The KRG’s share stands at 6.6 trillion dinars, a monthly sum of 558  billion dinars. The KRG, however, has on numerous occasions said it  needs 850 billion dinars to pay its civil servants on a monthly basis. The economic crisis has forced the KRG to reduce this to 600 billion  dinars. There are 1.249 million people on the KRG’s payroll, according  to its figures.

Erbil says its revenues have been slashed by almost half since the loss of the Kirkuk oil fields to the Iraqi government in mid-October,  leaving the government with a net of $337.4 million (about 400 billion  dinars) for salaries after deducting essential expenses and payments to international energy companies.

Other demands of the KRG are the allocation of petrodollars to the provinces of the Kurdistan Region, the inclusion of the Peshmerga  budget in Iraq’s defense system, financial provisions for the recently  created Halabja province, and payments for oil companies working in  the Kurdistan Region. Baghdad, however, has not agreed to these demands.

Baghdad said earlier this month it will not cover the gross payments due to oil companies that have signed agreements with the Kurdistan  Region.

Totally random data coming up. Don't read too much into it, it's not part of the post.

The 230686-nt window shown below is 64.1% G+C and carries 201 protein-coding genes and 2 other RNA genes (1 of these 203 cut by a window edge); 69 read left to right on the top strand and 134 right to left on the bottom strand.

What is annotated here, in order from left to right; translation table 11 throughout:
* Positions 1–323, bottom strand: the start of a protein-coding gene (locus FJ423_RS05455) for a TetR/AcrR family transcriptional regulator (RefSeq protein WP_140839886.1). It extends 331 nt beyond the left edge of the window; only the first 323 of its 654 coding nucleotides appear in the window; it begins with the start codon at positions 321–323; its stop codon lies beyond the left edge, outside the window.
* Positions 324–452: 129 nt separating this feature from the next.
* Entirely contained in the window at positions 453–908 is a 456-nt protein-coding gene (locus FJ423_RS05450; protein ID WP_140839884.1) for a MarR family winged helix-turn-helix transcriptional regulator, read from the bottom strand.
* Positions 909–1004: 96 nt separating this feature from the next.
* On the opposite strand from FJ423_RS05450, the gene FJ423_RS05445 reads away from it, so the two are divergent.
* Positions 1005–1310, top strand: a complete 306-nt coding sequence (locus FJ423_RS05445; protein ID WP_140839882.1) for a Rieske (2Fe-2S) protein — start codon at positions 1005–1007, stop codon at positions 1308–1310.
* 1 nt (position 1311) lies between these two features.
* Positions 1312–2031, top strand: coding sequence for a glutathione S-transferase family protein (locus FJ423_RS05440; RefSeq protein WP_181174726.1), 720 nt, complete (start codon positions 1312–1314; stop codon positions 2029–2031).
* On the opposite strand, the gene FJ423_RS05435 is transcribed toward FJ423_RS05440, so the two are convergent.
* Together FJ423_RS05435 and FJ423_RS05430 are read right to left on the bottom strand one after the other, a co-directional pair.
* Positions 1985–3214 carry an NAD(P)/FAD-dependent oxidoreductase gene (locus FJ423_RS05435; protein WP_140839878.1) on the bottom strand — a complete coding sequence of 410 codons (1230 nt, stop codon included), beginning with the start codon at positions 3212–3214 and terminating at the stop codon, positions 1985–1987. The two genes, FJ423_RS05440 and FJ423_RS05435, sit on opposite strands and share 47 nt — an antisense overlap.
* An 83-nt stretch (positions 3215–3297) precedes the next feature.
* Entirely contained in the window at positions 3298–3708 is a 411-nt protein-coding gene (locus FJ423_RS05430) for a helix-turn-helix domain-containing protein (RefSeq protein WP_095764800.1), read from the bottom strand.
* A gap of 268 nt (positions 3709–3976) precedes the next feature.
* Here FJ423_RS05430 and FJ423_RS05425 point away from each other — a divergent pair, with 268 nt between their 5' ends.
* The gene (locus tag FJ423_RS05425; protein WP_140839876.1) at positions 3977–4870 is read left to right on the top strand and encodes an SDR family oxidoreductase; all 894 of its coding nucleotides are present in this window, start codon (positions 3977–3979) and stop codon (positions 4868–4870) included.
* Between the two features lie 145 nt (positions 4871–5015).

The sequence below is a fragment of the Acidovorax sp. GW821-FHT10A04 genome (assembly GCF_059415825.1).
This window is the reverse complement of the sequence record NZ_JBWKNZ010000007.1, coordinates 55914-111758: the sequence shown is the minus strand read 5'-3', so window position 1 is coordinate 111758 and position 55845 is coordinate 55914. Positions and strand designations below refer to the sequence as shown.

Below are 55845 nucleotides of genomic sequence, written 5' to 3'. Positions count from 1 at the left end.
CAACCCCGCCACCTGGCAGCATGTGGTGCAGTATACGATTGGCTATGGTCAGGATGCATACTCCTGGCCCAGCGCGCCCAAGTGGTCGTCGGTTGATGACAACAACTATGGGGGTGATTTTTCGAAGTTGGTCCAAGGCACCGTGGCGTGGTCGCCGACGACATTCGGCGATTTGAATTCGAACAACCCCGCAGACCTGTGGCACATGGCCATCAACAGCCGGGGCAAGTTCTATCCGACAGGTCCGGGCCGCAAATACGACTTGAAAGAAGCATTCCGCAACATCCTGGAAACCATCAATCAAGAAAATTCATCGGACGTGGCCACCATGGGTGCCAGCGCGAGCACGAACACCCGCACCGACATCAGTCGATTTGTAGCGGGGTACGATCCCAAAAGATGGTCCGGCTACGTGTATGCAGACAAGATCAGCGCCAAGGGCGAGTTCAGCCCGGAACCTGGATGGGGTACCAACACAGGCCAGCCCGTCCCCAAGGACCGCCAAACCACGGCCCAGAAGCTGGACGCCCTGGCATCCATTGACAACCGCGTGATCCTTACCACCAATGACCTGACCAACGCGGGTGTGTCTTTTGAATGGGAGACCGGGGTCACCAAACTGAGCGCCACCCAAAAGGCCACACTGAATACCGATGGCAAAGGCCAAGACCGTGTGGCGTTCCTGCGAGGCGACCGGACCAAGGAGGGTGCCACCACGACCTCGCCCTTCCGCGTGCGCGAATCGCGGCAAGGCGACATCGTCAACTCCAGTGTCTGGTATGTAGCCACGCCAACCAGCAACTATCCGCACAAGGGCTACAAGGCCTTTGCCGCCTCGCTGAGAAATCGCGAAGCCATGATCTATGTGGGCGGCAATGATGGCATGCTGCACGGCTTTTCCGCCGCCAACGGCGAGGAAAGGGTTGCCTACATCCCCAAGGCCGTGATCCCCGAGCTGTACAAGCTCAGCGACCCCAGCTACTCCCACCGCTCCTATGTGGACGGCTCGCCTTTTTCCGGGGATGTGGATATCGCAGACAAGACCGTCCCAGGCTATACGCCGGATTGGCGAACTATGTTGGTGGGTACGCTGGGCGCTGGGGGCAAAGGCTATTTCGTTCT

According to Masoud Haider, an MP for the Change Movement (Gorran), nothing has been allotted in the budget for the payment of oil companies operating in the Kurdistan Region, while 22 billion dinars  has been made available for companies working in other parts of Iraq.

The Kurds also demanded a reduction in Iraq’s sovereign funds by 40 percent.

Iraq’s sovereign funds cover expenses such as the defense budget, the Iraqi Council of Ministers, the Iraqi parliament, the Iraqi president,  and border guards.

Overall, 39 percent of the budget amounting to 41 trillion dinars goes to the sovereign funds. Of this fund the KRG receives nothing.

There were two main changes made to the bill.

First, the Kurdistan Region is now referred to as the “Kurdistan  Region” not “provinces of Kurdistan.”

Second, a budget has been allocated for Peshmerga salaries, but not for their operational needs.